We’re talking about the 50-year-old’s hope that a review of the notorious US military prison at Guantanamo Bay, announced in February by US president Joe Biden’s administration, will generate a debate leading to its closure, and to a resolution for the 40 remaining prisoners, most of whom have been stuck in legal limbo for nearly two decades. Six have previously been cleared for release by the government, but still languish in jail.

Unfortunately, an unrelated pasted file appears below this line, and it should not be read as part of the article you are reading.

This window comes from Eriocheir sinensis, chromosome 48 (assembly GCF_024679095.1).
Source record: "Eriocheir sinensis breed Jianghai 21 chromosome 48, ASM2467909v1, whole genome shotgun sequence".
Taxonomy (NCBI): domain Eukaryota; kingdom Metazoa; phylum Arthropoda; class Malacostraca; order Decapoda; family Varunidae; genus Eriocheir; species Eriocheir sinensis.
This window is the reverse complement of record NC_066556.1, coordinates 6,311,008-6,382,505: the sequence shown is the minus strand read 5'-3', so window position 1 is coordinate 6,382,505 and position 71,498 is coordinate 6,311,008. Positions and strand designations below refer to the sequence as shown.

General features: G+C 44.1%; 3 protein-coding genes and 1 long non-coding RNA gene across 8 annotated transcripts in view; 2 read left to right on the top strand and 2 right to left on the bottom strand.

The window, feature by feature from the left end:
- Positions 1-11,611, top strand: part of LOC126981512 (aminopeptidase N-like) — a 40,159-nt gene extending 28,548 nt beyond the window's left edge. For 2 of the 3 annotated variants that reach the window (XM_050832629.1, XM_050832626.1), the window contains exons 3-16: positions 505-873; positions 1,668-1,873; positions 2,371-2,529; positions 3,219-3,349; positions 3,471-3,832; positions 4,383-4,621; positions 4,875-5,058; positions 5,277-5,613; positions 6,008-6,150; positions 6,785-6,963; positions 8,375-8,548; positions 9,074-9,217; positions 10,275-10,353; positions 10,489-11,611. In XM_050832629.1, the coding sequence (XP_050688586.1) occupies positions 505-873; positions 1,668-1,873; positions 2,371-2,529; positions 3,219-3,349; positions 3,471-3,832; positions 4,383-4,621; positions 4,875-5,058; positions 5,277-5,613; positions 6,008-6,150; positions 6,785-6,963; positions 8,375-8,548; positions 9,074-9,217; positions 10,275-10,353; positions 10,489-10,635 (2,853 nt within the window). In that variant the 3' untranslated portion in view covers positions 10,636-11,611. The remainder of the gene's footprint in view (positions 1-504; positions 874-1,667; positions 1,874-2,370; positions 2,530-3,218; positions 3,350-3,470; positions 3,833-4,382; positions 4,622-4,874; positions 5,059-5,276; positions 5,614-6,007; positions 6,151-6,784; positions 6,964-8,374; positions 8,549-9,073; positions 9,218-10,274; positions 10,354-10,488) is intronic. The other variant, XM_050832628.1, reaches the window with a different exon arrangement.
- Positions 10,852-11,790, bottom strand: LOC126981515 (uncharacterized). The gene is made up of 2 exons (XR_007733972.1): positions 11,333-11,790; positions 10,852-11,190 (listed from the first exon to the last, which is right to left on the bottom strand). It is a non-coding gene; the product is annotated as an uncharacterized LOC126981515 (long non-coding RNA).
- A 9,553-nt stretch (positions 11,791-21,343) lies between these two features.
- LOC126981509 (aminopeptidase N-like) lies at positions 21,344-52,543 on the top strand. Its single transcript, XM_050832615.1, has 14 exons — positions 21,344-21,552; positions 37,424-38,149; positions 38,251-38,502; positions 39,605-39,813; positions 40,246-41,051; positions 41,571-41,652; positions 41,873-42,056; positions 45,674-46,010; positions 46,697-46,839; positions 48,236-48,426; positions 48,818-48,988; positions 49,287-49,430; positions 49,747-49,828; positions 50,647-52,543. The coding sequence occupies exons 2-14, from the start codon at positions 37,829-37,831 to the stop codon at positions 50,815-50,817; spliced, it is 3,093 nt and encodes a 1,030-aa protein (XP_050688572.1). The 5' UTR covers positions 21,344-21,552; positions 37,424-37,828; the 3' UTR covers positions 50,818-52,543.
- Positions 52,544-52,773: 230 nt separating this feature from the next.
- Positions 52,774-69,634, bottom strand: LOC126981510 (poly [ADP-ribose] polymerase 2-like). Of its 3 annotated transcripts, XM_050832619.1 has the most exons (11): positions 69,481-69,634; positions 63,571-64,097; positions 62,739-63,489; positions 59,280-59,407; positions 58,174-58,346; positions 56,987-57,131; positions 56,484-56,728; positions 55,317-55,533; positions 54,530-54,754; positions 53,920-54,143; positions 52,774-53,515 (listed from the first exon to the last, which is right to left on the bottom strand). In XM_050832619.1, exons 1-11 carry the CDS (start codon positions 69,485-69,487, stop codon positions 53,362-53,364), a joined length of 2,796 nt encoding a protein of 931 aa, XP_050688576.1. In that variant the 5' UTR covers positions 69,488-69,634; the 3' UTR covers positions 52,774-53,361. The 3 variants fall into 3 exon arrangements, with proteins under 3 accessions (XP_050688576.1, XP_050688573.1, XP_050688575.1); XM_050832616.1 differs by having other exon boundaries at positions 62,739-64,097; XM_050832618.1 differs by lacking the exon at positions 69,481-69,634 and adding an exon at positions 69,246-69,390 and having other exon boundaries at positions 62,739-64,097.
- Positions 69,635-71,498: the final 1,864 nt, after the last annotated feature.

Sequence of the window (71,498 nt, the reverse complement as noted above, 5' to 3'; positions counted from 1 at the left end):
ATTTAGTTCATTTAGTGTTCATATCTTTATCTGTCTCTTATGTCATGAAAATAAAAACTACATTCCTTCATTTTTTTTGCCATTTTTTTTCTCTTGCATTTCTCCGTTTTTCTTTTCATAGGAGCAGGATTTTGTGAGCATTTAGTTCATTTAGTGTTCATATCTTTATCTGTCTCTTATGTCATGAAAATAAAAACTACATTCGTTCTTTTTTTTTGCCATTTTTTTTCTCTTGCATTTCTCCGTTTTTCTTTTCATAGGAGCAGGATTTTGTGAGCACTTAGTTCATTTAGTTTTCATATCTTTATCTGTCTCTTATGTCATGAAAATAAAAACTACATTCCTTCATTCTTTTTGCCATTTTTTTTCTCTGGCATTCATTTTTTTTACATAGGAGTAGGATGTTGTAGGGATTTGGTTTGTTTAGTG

“I’m sure if there is a debate, Guantanamo Bay must be closed,” he says. “And it should be closed, because it does not belong in a democracy.”
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